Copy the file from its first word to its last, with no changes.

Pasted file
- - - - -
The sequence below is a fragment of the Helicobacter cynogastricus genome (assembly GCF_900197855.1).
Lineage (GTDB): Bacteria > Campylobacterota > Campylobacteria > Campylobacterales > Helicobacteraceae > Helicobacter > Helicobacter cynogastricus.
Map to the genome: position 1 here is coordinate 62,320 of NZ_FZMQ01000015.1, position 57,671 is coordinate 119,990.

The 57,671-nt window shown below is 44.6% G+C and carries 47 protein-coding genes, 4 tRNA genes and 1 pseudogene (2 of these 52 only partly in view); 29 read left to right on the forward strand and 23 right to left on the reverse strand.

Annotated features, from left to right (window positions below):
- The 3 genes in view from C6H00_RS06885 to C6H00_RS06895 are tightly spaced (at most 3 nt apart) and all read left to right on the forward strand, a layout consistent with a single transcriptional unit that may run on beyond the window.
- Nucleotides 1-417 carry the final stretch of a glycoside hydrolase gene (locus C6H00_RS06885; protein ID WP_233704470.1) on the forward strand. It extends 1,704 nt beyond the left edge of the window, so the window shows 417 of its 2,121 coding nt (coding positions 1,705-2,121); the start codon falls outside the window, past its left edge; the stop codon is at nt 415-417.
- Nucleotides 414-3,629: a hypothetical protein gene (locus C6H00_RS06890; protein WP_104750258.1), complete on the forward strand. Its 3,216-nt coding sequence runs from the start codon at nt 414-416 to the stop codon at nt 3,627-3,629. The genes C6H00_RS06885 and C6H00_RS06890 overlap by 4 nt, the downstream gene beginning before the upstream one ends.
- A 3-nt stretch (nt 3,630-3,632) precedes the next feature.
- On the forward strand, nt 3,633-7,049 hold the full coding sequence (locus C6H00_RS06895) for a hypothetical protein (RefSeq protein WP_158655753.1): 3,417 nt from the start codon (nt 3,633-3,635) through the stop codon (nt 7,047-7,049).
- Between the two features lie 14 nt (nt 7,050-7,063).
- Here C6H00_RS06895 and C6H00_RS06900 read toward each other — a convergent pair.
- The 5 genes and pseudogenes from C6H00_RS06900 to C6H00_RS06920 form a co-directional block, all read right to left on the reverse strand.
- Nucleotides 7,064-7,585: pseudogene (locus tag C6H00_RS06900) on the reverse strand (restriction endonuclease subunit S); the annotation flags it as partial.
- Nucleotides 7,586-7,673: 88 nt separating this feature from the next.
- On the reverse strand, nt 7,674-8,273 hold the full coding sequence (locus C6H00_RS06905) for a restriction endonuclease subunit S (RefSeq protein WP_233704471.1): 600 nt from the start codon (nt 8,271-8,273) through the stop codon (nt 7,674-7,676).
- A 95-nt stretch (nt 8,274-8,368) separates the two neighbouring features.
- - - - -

The sequence below is a fragment of the Helicobacter cynogastricus genome (assembly GCF_900197855.1).
Lineage (GTDB): Bacteria > Campylobacterota > Campylobacteria > Campylobacterales > Helicobacteraceae > Helicobacter > Helicobacter cynogastricus.
Map to the genome: position 1 here is coordinate 62,320 of NZ_FZMQ01000015.1, position 57,671 is coordinate 119,990.

The 57,671-nt window shown below is 44.6% G+C and carries 47 protein-coding genes, 4 tRNA genes and 1 pseudogene (2 of these 52 only partly in view); 29 read left to right on the forward strand and 23 right to left on the reverse strand.

Annotated features, from left to right (window positions below):
- The 3 genes in view from C6H00_RS06885 to C6H00_RS06895 are tightly spaced (at most 3 nt apart) and all read left to right on the forward strand, a layout consistent with a single transcriptional unit that may run on beyond the window.
- Nucleotides 1-417 carry the final stretch of a glycoside hydrolase gene (locus C6H00_RS06885; protein ID WP_233704470.1) on the forward strand. It extends 1,704 nt beyond the left edge of the window, so the window shows 417 of its 2,121 coding nt (coding positions 1,705-2,121); the start codon falls outside the window, past its left edge; the stop codon is at nt 415-417.
- Nucleotides 414-3,629: a hypothetical protein gene (locus C6H00_RS06890; protein WP_104750258.1), complete on the forward strand. Its 3,216-nt coding sequence runs from the start codon at nt 414-416 to the stop codon at nt 3,627-3,629. The genes C6H00_RS06885 and C6H00_RS06890 overlap by 4 nt, the downstream gene beginning before the upstream one ends.
- A 3-nt stretch (nt 3,630-3,632) precedes the next feature.
- On the forward strand, nt 3,633-7,049 hold the full coding sequence (locus C6H00_RS06895) for a hypothetical protein (RefSeq protein WP_158655753.1): 3,417 nt from the start codon (nt 3,633-3,635) through the stop codon (nt 7,047-7,049).
- Between the two features lie 14 nt (nt 7,050-7,063).
- Here C6H00_RS06895 and C6H00_RS06900 read toward each other — a convergent pair.
- The 5 genes and pseudogenes from C6H00_RS06900 to C6H00_RS06920 form a co-directional block, all read right to left on the reverse strand.
- Nucleotides 7,064-7,585: pseudogene (locus tag C6H00_RS06900) on the reverse strand (restriction endonuclease subunit S); the annotation flags it as partial.
- Nucleotides 7,586-7,673: 88 nt separating this feature from the next.
- On the reverse strand, nt 7,674-8,273 hold the full coding sequence (locus C6H00_RS06905) for a restriction endonuclease subunit S (RefSeq protein WP_233704471.1): 600 nt from the start codon (nt 8,271-8,273) through the stop codon (nt 7,674-7,676).
- A 95-nt stretch (nt 8,274-8,368) separates the two neighbouring features.